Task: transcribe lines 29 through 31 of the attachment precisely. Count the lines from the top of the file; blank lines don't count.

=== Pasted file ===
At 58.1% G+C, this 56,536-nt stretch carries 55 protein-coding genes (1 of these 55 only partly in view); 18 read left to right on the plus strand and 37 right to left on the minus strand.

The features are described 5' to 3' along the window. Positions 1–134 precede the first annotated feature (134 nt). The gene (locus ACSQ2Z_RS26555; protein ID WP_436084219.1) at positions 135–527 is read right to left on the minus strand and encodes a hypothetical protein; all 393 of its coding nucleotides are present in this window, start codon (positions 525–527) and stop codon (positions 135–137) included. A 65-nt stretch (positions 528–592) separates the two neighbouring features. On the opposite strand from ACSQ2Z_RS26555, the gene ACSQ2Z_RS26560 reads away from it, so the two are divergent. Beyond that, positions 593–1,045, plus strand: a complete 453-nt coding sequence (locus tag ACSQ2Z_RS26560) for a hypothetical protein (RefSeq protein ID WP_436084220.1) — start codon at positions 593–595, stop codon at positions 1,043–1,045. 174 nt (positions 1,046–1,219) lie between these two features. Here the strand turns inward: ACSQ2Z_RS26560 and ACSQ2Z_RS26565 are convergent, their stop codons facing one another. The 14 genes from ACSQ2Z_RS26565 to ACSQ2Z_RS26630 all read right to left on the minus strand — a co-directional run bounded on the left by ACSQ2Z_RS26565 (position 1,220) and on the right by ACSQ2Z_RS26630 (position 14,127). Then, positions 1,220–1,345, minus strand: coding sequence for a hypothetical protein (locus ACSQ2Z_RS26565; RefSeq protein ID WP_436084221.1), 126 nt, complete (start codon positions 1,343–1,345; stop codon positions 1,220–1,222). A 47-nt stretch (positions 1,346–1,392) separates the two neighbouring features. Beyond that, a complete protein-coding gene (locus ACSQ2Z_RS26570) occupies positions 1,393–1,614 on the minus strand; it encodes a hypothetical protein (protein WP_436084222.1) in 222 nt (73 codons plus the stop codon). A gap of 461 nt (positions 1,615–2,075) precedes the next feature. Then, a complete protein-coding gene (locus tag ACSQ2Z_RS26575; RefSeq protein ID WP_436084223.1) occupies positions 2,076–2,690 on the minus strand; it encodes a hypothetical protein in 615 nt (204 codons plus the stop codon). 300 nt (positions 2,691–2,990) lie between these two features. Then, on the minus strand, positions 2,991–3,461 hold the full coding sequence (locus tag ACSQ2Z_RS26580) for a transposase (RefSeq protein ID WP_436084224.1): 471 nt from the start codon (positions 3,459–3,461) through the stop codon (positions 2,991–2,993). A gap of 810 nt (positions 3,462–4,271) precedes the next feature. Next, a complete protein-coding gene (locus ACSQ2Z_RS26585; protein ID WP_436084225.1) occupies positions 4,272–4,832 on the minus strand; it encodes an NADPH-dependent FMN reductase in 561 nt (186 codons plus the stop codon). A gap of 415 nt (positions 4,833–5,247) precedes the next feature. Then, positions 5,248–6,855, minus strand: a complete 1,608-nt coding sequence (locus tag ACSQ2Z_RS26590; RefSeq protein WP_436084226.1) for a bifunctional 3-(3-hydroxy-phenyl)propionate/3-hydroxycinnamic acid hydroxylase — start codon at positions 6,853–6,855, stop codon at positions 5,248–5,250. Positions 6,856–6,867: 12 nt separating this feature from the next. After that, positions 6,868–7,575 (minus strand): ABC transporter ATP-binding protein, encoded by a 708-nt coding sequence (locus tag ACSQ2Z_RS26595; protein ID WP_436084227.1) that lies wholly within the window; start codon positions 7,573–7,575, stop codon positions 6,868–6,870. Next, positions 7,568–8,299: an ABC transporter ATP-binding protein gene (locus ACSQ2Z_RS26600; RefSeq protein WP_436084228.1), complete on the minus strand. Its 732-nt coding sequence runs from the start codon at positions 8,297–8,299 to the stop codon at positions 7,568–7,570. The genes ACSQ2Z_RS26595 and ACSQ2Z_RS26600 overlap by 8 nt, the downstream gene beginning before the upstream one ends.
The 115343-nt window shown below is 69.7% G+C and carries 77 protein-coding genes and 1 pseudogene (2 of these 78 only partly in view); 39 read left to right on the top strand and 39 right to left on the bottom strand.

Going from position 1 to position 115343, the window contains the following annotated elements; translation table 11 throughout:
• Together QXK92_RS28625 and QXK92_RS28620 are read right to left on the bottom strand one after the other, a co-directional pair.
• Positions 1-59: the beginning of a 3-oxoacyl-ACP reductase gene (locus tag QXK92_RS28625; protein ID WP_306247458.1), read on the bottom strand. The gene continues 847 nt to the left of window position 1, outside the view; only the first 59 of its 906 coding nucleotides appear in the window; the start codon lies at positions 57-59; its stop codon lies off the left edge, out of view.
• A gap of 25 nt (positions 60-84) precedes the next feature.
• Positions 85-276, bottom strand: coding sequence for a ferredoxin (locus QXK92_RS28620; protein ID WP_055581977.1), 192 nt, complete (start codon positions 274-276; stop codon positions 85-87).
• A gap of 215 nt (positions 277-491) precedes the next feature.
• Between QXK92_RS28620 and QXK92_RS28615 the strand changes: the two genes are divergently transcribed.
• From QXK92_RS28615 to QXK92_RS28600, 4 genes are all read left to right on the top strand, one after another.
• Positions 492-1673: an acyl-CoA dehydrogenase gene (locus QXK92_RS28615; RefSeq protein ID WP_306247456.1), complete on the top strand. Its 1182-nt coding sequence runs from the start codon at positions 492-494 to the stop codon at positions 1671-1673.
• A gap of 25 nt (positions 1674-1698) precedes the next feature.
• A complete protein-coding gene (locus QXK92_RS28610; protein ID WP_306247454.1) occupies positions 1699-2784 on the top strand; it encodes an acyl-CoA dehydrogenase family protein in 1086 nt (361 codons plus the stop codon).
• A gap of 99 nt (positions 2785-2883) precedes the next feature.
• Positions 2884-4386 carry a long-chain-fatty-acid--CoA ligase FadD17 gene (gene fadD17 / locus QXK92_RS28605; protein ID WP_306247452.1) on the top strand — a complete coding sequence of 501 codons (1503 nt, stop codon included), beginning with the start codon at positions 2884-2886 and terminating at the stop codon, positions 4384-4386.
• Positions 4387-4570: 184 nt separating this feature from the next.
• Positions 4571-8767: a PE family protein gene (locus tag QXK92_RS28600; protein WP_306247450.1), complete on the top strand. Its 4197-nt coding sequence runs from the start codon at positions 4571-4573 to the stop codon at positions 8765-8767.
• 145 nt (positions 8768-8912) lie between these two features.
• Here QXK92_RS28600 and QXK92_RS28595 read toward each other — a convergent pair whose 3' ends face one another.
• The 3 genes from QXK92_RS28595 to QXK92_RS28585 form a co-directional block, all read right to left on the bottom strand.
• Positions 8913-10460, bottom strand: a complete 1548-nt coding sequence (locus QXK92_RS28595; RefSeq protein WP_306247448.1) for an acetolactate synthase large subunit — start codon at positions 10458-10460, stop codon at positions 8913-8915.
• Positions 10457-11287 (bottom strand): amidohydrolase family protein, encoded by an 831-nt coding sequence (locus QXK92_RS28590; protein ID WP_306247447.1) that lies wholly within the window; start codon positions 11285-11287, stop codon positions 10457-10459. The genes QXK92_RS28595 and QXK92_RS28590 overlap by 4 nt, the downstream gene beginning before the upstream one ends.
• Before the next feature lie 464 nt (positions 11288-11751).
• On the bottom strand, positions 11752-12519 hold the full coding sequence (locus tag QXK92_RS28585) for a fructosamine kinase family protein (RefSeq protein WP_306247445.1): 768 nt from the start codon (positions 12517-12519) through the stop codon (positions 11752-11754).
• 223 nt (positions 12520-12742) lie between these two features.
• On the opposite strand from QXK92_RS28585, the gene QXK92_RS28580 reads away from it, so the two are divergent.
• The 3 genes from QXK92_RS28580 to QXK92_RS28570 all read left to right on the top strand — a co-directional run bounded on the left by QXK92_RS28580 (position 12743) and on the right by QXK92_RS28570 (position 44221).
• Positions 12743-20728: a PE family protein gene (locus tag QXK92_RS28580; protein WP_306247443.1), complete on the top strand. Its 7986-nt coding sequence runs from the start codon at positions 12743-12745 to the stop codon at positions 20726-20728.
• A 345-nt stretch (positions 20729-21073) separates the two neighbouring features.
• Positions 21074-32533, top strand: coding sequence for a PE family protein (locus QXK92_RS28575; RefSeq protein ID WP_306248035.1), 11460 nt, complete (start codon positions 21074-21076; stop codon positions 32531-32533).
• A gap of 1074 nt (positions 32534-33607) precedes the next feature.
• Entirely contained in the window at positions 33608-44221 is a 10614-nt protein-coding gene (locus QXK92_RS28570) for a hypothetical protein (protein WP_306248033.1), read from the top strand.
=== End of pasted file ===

• Positions 12743-20728: a PE family protein gene (locus tag QXK92_RS28580; protein WP_306247443.1), complete on the top strand. Its 7986-nt coding sequence runs from the start codon at positions 12743-12745 to the stop codon at positions 20726-20728.
• A 345-nt stretch (positions 20729-21073) separates the two neighbouring features.
• Positions 21074-32533, top strand: coding sequence for a PE family protein (locus QXK92_RS28575; RefSeq protein ID WP_306248035.1), 11460 nt, complete (start codon positions 21074-21076; stop codon positions 32531-32533).